“As we move on, I think all types of diversity are going to be fundamental in this school’s future,” she states. “Rose Hill already recognises that not everybody can afford school fees, and there is already a good bursary scheme in place, so we would want to continue to support that. The idea is that you are enabling some pupils to make choices they wouldn’t ordinarily have, and to support them academically, musically and in sports – we want to take away barriers, really.”

    For someone who has such an obvious passion and razor-sharp focus on children’s education, it’s surprising to learn that Emma wasn’t originally thinking about going into teaching.

    “I have a massive passion for the arts and I really thought that would be my career,” she says. “I wasn’t anticipating teaching at all before I started my degree, but I ended up helping in a primary school teaching art and skills that the children wouldn’t necessarily have had access to until they were in secondary school.”

    That’s when everything changed for her: “I was completely immersed, and it encouraged me to reflect on my own education and the inspiring staff who taught me. They were so driven, enthusiastic and really passionate about their teaching, and what a difference that made to our lives. That brief experience really changed my my path.”

    This led to Emma working at Bishop’s Stortford College, where she taught ‘right across the campus up to GCSE level’. She admits this gave her something of an advantage.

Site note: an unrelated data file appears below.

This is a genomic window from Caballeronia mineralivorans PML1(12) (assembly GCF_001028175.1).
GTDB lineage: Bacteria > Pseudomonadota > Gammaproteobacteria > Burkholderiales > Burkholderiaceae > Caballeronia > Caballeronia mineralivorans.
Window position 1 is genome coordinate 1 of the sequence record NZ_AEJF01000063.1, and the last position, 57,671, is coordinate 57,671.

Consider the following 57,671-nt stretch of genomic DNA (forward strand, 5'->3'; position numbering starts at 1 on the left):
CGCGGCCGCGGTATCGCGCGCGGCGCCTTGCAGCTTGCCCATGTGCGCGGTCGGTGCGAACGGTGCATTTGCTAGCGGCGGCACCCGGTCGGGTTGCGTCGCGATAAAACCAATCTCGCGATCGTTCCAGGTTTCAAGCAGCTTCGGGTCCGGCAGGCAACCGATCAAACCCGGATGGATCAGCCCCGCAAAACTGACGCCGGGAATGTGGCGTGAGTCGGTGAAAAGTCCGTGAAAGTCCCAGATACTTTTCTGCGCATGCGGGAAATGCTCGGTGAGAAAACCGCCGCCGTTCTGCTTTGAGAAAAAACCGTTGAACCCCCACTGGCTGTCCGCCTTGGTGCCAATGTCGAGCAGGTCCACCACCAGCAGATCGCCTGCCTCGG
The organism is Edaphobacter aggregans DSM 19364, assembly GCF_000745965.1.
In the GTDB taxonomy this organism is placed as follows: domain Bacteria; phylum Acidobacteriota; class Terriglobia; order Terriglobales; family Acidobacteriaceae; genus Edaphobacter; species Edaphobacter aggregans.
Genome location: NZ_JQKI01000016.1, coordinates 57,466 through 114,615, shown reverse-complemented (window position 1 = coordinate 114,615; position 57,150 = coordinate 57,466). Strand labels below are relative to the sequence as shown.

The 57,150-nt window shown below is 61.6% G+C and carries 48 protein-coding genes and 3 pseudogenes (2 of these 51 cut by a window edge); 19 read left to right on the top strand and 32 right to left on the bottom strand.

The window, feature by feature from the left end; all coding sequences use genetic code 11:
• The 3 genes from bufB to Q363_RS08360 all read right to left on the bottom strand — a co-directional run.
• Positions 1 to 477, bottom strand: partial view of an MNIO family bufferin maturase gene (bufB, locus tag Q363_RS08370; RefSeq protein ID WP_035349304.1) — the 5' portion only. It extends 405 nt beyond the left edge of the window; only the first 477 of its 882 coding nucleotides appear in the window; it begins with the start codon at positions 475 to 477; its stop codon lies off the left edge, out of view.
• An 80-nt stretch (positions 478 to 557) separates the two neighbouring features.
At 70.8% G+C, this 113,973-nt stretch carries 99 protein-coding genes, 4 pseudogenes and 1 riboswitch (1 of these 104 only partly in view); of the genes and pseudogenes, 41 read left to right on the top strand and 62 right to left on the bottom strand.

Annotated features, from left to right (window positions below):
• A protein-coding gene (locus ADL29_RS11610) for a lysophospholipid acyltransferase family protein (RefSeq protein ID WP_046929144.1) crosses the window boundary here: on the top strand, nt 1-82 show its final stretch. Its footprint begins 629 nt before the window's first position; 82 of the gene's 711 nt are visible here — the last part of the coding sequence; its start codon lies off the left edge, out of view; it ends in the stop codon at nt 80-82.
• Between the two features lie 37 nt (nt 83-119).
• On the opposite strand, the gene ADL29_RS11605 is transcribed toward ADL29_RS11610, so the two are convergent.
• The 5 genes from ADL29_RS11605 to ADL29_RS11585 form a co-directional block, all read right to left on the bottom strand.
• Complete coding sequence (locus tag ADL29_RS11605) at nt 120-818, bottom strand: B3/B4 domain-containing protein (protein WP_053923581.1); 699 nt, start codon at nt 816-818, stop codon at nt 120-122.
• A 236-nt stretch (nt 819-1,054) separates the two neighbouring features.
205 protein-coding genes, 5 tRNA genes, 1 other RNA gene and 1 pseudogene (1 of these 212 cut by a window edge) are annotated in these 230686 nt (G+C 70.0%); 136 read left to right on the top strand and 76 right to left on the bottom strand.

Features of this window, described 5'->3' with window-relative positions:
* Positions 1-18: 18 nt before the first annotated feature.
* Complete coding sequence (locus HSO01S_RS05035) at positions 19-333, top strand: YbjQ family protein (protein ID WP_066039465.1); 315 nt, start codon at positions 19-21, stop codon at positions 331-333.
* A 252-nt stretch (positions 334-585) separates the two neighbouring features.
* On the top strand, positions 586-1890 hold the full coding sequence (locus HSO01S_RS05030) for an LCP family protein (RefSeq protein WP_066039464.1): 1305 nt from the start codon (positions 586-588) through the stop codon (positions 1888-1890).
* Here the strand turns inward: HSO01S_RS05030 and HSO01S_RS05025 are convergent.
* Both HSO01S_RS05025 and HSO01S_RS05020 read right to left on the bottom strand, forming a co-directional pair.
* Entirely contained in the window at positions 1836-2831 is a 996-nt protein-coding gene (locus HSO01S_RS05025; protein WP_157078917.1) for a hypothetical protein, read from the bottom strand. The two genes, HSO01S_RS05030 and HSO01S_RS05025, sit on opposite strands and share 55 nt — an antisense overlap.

“I think having that knowledge and understanding of how children tick as they grow up is a bonus, but having said that, the staff at Rose Hill really know their business and are very dedicated.”

    When I broach the subject of whether she will make any sweeping reforms, Emma says that it will be more of a slow-burn process.

    “It’s too early to talk about any fundamental changes as Rose Hill is in such good order.

    “My first impressions were that it was really exciting and had a real educational fizz to it. So I think it’s more about changes over time and tweaks, but nevertheless we need to keep pace with change and development in education, as well as the world around us, to ensure that Rose Hill is right at the top and delivering the highest possible standards to all aspects of school life.

    “The ability to remain agile and responsive are really necessary parts of the process, too.”

    How would Emma describe her personal educational ethos? “Fundamentally, schools have got to be a place where children feel safe and where they can learn through a variety of different activities and are having fun.

    “I think taking risks and occasionally failing are essential parts of learning. This allows pupils to leave confident but not arrogant and ready to build on their successes and their achievements.

    “Obviously we’re aiming for academic success, but that’s not at the expense of having happiness and fulfilment. It is about finding that right balance, and the staff here provide pupils with a really varied and rich programme with ample opportunities for them to develop their confidence, resilience and own personal leadership skills, and ultimately that is what I believe leads to your academic success.”

    Emma, who tells me she would have probably become an architect, curator or milliner if she hadn’t gone into teaching, says that she and her ‘incredibly and supportive’ husband Reza are currently in the process of moving to Tunbridge Wells.

    “We feel it’s an important part of this exciting challenge, and we really want to be part of the local community. It’s such a warm and vibrant town with a rich heritage, so we’re really looking forward to being here.”